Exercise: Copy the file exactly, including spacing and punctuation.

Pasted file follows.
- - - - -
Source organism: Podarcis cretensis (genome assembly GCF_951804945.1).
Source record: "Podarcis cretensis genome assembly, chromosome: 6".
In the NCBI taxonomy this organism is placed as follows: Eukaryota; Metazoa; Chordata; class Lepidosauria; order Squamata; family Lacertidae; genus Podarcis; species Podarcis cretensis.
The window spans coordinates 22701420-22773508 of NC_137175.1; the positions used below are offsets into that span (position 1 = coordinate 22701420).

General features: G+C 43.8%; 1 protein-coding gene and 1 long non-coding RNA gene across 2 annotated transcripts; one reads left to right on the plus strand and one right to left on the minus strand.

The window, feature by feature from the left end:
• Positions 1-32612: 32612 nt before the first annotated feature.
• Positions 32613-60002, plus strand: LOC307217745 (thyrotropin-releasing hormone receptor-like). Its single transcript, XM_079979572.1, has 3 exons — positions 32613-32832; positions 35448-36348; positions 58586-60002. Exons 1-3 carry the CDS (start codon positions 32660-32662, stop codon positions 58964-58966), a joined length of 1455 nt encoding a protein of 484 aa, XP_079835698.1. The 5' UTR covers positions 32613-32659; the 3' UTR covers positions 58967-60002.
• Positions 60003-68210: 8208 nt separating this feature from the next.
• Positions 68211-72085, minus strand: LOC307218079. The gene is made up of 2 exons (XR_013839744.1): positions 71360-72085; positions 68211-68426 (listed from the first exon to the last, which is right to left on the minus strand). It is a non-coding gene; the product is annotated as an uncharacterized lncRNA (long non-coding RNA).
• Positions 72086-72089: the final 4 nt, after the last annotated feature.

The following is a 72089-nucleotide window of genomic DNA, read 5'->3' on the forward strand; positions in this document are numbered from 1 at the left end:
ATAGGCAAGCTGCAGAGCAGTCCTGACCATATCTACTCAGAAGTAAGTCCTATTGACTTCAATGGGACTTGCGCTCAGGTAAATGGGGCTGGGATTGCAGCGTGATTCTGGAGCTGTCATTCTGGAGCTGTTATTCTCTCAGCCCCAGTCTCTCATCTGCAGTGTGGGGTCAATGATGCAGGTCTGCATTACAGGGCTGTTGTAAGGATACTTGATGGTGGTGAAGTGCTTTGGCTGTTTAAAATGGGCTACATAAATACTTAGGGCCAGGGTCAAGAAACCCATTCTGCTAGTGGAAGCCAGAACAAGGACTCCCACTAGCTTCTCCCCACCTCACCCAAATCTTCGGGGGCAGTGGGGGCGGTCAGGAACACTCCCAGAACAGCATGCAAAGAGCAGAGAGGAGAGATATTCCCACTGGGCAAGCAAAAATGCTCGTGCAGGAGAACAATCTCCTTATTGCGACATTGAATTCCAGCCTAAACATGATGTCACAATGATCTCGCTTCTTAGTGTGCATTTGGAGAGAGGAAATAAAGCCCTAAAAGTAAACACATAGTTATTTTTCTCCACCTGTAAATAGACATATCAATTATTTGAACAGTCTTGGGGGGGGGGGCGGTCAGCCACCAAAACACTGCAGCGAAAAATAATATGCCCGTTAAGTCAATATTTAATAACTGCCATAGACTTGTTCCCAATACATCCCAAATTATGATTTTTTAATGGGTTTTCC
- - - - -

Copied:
Source organism: Podarcis cretensis (genome assembly GCF_951804945.1).
Source record: "Podarcis cretensis genome assembly, chromosome: 6".
In the NCBI taxonomy this organism is placed as follows: Eukaryota; Metazoa; Chordata; class Lepidosauria; order Squamata; family Lacertidae; genus Podarcis; species Podarcis cretensis.
The window spans coordinates 22701420-22773508 of NC_137175.1; the positions used below are offsets into that span (position 1 = coordinate 22701420).

General features: G+C 43.8%; 1 protein-coding gene and 1 long non-coding RNA gene across 2 annotated transcripts; one reads left to right on the plus strand and one right to left on the minus strand.

The window, feature by feature from the left end:
• Positions 1-32612: 32612 nt before the first annotated feature.
• Positions 32613-60002, plus strand: LOC307217745 (thyrotropin-releasing hormone receptor-like). Its single transcript, XM_079979572.1, has 3 exons — positions 32613-32832; positions 35448-36348; positions 58586-60002. Exons 1-3 carry the CDS (start codon positions 32660-32662, stop codon positions 58964-58966), a joined length of 1455 nt encoding a protein of 484 aa, XP_079835698.1. The 5' UTR covers positions 32613-32659; the 3' UTR covers positions 58967-60002.
• Positions 60003-68210: 8208 nt separating this feature from the next.
• Positions 68211-72085, minus strand: LOC307218079. The gene is made up of 2 exons (XR_013839744.1): positions 71360-72085; positions 68211-68426 (listed from the first exon to the last, which is right to left on the minus strand). It is a non-coding gene; the product is annotated as an uncharacterized lncRNA (long non-coding RNA).
• Positions 72086-72089: the final 4 nt, after the last annotated feature.

The following is a 72089-nucleotide window of genomic DNA, read 5'->3' on the forward strand; positions in this document are numbered from 1 at the left end:
ATAGGCAAGCTGCAGAGCAGTCCTGACCATATCTACTCAGAAGTAAGTCCTATTGACTTCAATGGGACTTGCGCTCAGGTAAATGGGGCTGGGATTGCAGCGTGATTCTGGAGCTGTCATTCTGGAGCTGTTATTCTCTCAGCCCCAGTCTCTCATCTGCAGTGTGGGGTCAATGATGCAGGTCTGCATTACAGGGCTGTTGTAAGGATACTTGATGGTGGTGAAGTGCTTTGGCTGTTTAAAATGGGCTACATAAATACTTAGGGCCAGGGTCAAGAAACCCATTCTGCTAGTGGAAGCCAGAACAAGGACTCCCACTAGCTTCTCCCCACCTCACCCAAATCTTCGGGGGCAGTGGGGGCGGTCAGGAACACTCCCAGAACAGCATGCAAAGAGCAGAGAGGAGAGATATTCCCACTGGGCAAGCAAAAATGCTCGTGCAGGAGAACAATCTCCTTATTGCGACATTGAATTCCAGCCTAAACATGATGTCACAATGATCTCGCTTCTTAGTGTGCATTTGGAGAGAGGAAATAAAGCCCTAAAAGTAAACACATAGTTATTTTTCTCCACCTGTAAATAGACATATCAATTATTTGAACAGTCTTGGGGGGGGGGGCGGTCAGCCACCAAAACACTGCAGCGAAAAATAATATGCCCGTTAAGTCAATATTTAATAACTGCCATAGACTTGTTCCCAATACATCCCAAATTATGATTTTTTAATGGGTTTTCC